In Casillas v. Thunderbird Collections Specialists Incorporated, et al., the plaintiff sustained a work-related injury requiring medical treatment for which a worker’s compensation claim was filed. Under state law, an injured worker who receives a workers’ compensation award is not legally responsible for medical bills covered by the award. Unaware of this law, a collection agency began efforts to recover the plaintiff’s unpaid medical bills, including engaging a law firm to file a collection suit.
After the collection suit was dismissed for lack of service, the plaintiff filed an action in Arizona federal court against the collection agency and its law firm for violations of the Fair Debt Collection Practices Act, 15 § USC 1692 et seq. (FDCPA), alleging that the defendants’ representations that the plaintiff was responsible for his medical bills, including the filing of the lawsuit, were false, deceptive, and misleading.
The collection agency made an offer of judgment, which the plaintiff accepted. The law firm then moved for summary judgment, but rather than disputing the violation, argued, in part, that the plaintiff was precluded from recovering against the law firm because the case arose out of a single FDCPA violation, for which the plaintiff had already received the $1,000 maximum statutory damages available from the collection agency.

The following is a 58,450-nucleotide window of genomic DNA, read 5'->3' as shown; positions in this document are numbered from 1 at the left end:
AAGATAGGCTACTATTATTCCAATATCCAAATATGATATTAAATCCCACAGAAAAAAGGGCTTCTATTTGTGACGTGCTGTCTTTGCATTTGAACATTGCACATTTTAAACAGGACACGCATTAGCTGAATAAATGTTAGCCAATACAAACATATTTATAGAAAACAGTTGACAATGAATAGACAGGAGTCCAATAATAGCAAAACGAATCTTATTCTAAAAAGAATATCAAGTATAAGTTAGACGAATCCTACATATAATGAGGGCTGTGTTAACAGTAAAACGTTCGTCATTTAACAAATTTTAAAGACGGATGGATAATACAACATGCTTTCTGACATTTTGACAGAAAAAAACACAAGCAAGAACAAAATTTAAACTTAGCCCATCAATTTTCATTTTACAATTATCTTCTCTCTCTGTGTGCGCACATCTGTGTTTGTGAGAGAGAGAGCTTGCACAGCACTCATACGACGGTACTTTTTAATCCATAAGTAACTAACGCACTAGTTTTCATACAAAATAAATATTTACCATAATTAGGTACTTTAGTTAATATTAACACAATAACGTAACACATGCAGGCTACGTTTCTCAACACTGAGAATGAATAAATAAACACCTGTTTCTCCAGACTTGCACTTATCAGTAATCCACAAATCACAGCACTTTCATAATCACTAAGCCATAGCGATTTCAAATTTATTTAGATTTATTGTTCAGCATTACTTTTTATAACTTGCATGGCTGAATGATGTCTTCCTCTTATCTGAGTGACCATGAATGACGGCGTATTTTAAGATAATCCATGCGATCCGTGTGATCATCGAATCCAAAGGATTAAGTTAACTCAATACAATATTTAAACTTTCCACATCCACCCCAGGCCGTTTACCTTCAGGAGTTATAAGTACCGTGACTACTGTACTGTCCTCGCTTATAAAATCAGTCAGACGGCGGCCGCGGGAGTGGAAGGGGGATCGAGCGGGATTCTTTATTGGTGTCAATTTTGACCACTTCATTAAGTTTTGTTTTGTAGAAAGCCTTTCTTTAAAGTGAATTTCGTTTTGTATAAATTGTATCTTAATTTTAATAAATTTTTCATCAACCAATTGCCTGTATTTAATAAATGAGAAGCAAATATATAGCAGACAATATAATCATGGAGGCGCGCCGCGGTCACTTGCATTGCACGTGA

The court disagreed, noting that while the defendants’ actions related to the same debt, the collection agency’s liability went beyond violations of the FDCPA and therefore its conduct was distinct from that of the law firm. Surveying decisions by other district courts on the issue, the court further concluded that, even assuming that the defendants’ actions were not independent of each other, § 1692k(a) “provides for statutory damages in the amount of $1,000 per defendant-debt collector.”